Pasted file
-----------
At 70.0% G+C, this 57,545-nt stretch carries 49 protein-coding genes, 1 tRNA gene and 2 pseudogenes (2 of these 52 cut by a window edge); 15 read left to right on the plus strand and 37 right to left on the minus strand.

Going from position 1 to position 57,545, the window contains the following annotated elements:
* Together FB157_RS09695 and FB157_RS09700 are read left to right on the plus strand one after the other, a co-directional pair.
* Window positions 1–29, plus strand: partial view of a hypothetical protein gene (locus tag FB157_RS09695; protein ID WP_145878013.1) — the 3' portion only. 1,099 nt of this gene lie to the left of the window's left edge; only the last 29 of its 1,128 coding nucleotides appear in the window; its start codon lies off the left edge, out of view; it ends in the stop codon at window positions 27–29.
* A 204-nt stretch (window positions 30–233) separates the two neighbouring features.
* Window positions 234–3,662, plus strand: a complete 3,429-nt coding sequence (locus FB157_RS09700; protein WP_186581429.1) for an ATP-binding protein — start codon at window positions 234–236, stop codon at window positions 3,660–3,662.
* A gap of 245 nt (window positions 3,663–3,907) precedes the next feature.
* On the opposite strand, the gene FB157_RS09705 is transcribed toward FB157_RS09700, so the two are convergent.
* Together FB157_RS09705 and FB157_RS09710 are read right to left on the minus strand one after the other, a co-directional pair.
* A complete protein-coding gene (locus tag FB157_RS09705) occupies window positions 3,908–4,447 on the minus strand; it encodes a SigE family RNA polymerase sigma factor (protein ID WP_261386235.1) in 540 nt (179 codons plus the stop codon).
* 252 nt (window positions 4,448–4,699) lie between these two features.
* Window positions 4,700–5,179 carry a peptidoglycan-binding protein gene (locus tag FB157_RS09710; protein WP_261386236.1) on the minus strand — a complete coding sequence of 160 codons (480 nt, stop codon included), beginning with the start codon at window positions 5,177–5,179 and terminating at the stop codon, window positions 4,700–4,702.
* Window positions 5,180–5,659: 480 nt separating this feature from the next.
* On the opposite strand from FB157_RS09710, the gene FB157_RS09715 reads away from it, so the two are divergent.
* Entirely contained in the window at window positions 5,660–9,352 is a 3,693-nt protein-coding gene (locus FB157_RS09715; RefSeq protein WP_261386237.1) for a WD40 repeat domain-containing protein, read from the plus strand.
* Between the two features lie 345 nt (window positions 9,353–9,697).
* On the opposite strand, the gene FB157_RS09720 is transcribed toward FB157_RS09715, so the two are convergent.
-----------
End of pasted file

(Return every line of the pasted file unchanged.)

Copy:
At 70.0% G+C, this 57,545-nt stretch carries 49 protein-coding genes, 1 tRNA gene and 2 pseudogenes (2 of these 52 cut by a window edge); 15 read left to right on the plus strand and 37 right to left on the minus strand.

Going from position 1 to position 57,545, the window contains the following annotated elements:
* Together FB157_RS09695 and FB157_RS09700 are read left to right on the plus strand one after the other, a co-directional pair.
* Window positions 1–29, plus strand: partial view of a hypothetical protein gene (locus tag FB157_RS09695; protein ID WP_145878013.1) — the 3' portion only. 1,099 nt of this gene lie to the left of the window's left edge; only the last 29 of its 1,128 coding nucleotides appear in the window; its start codon lies off the left edge, out of view; it ends in the stop codon at window positions 27–29.
* A 204-nt stretch (window positions 30–233) separates the two neighbouring features.
* Window positions 234–3,662, plus strand: a complete 3,429-nt coding sequence (locus FB157_RS09700; protein WP_186581429.1) for an ATP-binding protein — start codon at window positions 234–236, stop codon at window positions 3,660–3,662.
* A gap of 245 nt (window positions 3,663–3,907) precedes the next feature.
* On the opposite strand, the gene FB157_RS09705 is transcribed toward FB157_RS09700, so the two are convergent.
* Together FB157_RS09705 and FB157_RS09710 are read right to left on the minus strand one after the other, a co-directional pair.
* A complete protein-coding gene (locus tag FB157_RS09705) occupies window positions 3,908–4,447 on the minus strand; it encodes a SigE family RNA polymerase sigma factor (protein ID WP_261386235.1) in 540 nt (179 codons plus the stop codon).
* 252 nt (window positions 4,448–4,699) lie between these two features.
* Window positions 4,700–5,179 carry a peptidoglycan-binding protein gene (locus tag FB157_RS09710; protein WP_261386236.1) on the minus strand — a complete coding sequence of 160 codons (480 nt, stop codon included), beginning with the start codon at window positions 5,177–5,179 and terminating at the stop codon, window positions 4,700–4,702.
* Window positions 5,180–5,659: 480 nt separating this feature from the next.
* On the opposite strand from FB157_RS09710, the gene FB157_RS09715 reads away from it, so the two are divergent.
* Entirely contained in the window at window positions 5,660–9,352 is a 3,693-nt protein-coding gene (locus FB157_RS09715; RefSeq protein WP_261386237.1) for a WD40 repeat domain-containing protein, read from the plus strand.
* Between the two features lie 345 nt (window positions 9,353–9,697).
* On the opposite strand, the gene FB157_RS09720 is transcribed toward FB157_RS09715, so the two are convergent.